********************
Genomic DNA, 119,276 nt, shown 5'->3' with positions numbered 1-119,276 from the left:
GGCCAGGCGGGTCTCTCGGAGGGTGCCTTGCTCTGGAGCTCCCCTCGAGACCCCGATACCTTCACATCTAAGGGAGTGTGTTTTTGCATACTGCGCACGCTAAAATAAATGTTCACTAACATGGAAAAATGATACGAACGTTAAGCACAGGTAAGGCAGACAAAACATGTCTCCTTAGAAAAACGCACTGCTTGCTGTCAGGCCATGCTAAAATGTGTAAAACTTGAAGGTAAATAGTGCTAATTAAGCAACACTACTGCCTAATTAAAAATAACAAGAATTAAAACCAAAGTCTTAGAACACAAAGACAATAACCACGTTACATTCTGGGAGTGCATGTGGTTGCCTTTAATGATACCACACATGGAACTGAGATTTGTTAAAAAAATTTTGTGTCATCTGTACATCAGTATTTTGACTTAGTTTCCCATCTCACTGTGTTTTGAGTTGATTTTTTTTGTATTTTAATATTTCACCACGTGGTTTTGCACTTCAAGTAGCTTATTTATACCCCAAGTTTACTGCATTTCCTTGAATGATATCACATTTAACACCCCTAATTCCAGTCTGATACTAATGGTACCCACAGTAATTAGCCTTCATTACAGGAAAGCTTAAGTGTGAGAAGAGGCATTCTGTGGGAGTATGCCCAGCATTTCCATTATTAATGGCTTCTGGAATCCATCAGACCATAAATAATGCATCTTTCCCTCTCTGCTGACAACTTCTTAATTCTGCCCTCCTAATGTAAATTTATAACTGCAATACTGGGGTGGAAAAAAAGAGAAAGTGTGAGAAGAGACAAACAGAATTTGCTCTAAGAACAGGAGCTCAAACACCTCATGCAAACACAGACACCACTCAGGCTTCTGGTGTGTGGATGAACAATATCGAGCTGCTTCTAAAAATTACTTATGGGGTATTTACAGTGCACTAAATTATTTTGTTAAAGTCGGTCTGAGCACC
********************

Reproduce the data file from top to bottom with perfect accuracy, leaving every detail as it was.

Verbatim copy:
Genomic DNA, 119,276 nt, shown 5'->3' with positions numbered 1-119,276 from the left:
GGCCAGGCGGGTCTCTCGGAGGGTGCCTTGCTCTGGAGCTCCCCTCGAGACCCCGATACCTTCACATCTAAGGGAGTGTGTTTTTGCATACTGCGCACGCTAAAATAAATGTTCACTAACATGGAAAAATGATACGAACGTTAAGCACAGGTAAGGCAGACAAAACATGTCTCCTTAGAAAAACGCACTGCTTGCTGTCAGGCCATGCTAAAATGTGTAAAACTTGAAGGTAAATAGTGCTAATTAAGCAACACTACTGCCTAATTAAAAATAACAAGAATTAAAACCAAAGTCTTAGAACACAAAGACAATAACCACGTTACATTCTGGGAGTGCATGTGGTTGCCTTTAATGATACCACACATGGAACTGAGATTTGTTAAAAAAATTTTGTGTCATCTGTACATCAGTATTTTGACTTAGTTTCCCATCTCACTGTGTTTTGAGTTGATTTTTTTTGTATTTTAATATTTCACCACGTGGTTTTGCACTTCAAGTAGCTTATTTATACCCCAAGTTTACTGCATTTCCTTGAATGATATCACATTTAACACCCCTAATTCCAGTCTGATACTAATGGTACCCACAGTAATTAGCCTTCATTACAGGAAAGCTTAAGTGTGAGAAGAGGCATTCTGTGGGAGTATGCCCAGCATTTCCATTATTAATGGCTTCTGGAATCCATCAGACCATAAATAATGCATCTTTCCCTCTCTGCTGACAACTTCTTAATTCTGCCCTCCTAATGTAAATTTATAACTGCAATACTGGGGTGGAAAAAAAGAGAAAGTGTGAGAAGAGACAAACAGAATTTGCTCTAAGAACAGGAGCTCAAACACCTCATGCAAACACAGACACCACTCAGGCTTCTGGTGTGTGGATGAACAATATCGAGCTGCTTCTAAAAATTACTTATGGGGTATTTACAGTGCACTAAATTATTTTGTTAAAGTCGGTCTGAGCACC